Now, it's November, 10 months after my first surgery. I still have problems with dry eyes. I use the eye drops about 10 times a day. I still wear one contact lens. I cannot drive after dark without glasses and I cannot read in low light at all. I will never be able to see things the way I did before, as LASIK causes you to perceive light differently than you did before. I can't really explain the difference. It's not halos or starbursts, just different.
I saw my ophthalmalogist last week, and he said it was time for me to schedule a third procedure. I can't do this again. I ordered glasses.
I know that my experience is not the norm. But you need to know what can happen. There are no guarantees with LASIK. If they tell you "20/20 or it's free" that's great. But guess what? You might get your money back, but you still have to live with the fact that you can't see anymore!
Think about it carefully. Do your research. I used a doctor with an excellent reputation and a good track record. It just didn't work out well for me. Whatever you decide, best of luck to you!
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November 21st, 2006 10:42 AM
Thank you all for sharing your experiences with me. I had a consultation yesterday in Houston at the Berkley Eye Center. It was very positive. The surgery normally costs about 2200 per eye, but since I am a teacher they give me a discount to 1700 per eye. I have read a lot of articles, sites, studies, and think I am well informed. Enough so, that I think I'll be having the surgery on the 7th of December. I was told I was well within the parameters for getting the surgery, and I should have very good results. I'll be making another appointment soon, and I will keep you all posted as to my progress.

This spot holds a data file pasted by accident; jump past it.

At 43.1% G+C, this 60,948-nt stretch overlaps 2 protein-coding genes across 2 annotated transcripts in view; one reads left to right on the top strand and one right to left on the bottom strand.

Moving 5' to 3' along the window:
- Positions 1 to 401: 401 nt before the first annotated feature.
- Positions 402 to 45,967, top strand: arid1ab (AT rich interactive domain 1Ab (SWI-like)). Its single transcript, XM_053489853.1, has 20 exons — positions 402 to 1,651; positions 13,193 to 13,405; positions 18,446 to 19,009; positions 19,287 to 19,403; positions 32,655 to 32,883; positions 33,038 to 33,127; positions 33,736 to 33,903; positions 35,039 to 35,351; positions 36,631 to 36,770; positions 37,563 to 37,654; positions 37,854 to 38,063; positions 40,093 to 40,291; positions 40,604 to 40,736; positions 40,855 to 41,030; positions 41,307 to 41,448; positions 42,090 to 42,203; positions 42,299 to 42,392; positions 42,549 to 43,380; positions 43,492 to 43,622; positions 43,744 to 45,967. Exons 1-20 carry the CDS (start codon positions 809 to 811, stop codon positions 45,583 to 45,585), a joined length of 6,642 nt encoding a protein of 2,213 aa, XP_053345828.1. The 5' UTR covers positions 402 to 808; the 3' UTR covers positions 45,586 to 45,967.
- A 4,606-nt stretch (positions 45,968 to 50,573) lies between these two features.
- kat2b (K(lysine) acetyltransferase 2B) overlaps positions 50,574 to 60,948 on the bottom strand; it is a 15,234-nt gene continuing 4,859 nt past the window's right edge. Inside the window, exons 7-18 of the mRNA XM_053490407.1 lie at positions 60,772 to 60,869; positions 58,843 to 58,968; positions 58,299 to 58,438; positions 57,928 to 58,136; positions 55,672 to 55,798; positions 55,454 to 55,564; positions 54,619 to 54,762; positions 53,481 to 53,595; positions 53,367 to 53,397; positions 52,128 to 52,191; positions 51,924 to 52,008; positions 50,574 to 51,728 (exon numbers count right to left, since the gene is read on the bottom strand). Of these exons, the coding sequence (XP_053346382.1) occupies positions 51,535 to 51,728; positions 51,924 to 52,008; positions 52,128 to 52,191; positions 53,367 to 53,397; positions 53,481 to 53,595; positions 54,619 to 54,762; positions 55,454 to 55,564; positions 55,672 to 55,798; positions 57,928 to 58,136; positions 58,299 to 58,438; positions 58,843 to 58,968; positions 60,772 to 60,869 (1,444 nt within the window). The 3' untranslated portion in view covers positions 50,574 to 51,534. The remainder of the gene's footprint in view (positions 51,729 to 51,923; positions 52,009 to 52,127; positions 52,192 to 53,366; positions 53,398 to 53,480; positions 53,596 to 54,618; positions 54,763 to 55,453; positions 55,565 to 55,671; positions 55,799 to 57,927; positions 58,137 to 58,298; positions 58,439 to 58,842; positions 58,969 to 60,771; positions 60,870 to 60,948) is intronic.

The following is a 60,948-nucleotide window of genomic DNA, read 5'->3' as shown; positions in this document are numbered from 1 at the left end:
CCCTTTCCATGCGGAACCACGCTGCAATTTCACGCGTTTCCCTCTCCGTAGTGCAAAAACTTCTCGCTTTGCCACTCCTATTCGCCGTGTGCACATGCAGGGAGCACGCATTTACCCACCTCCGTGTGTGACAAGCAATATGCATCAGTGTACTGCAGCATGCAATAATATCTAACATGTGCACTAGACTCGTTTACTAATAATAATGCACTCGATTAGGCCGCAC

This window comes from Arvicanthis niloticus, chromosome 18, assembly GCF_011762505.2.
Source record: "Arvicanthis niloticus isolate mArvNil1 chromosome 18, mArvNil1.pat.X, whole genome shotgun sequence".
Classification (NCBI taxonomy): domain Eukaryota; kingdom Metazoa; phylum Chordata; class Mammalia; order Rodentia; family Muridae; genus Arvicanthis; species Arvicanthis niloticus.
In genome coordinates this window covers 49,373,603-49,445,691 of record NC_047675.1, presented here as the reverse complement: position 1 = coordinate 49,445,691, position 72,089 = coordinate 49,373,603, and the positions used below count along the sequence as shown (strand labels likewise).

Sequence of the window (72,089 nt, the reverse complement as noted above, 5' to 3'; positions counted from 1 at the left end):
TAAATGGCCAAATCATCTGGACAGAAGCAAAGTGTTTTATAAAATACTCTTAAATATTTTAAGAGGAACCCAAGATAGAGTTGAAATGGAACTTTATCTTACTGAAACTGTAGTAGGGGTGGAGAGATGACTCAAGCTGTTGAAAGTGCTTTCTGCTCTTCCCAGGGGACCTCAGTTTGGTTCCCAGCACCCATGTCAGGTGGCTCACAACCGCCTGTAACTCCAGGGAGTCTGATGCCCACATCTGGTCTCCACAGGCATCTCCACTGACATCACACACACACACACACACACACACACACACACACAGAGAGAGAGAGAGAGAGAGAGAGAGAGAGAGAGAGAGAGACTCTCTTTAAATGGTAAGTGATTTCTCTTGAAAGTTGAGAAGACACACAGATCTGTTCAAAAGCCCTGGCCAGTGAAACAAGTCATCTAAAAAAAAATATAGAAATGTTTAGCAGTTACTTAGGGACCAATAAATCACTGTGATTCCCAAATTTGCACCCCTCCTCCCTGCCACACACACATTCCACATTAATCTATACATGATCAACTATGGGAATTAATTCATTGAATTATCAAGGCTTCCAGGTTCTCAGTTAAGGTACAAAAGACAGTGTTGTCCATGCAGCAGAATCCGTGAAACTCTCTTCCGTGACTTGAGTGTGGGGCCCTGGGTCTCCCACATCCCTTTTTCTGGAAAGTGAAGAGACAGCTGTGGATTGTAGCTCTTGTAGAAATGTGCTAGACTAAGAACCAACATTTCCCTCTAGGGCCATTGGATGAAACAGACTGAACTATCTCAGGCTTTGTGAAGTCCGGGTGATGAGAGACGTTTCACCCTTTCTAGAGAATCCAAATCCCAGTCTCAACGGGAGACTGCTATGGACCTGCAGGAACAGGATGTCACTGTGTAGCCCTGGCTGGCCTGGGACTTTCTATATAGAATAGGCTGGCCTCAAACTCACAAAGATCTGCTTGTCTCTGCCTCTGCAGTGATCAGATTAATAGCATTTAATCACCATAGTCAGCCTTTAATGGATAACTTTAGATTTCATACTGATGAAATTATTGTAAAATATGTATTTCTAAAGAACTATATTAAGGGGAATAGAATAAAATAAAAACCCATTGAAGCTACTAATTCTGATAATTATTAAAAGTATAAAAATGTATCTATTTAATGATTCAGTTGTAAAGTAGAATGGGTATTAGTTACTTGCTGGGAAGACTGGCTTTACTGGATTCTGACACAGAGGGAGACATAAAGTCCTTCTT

Gun control is hitting what you aim at...
November 21st, 2006 02:43 PM
My girl got it. Her vision was bad couldn't see clearly 2 feet in front of her. after the surgery she had 20/30 vision and about a month later she had 20/15 its been 2 years now and her vision is still 20/15. My cousin got it done and his vision now is also 20/15. I'm a now believer in this type of surgery. If for one day I ever need glasses I will jump on this without any question. Money well spent.
Note: She also had dry eye problems, which was corrected by plugging one tear duct in each eye. You have four total, so 2 were plugged. It's not permanent it can be removed in a sec if needed.
There's also a new procedure call Intra-Lace, I heard it doesn't cut your eye. Maybe look into that.
November 21st, 2006 03:04 PM
The surgery I will be getting is custom interlase surgery. No blades at all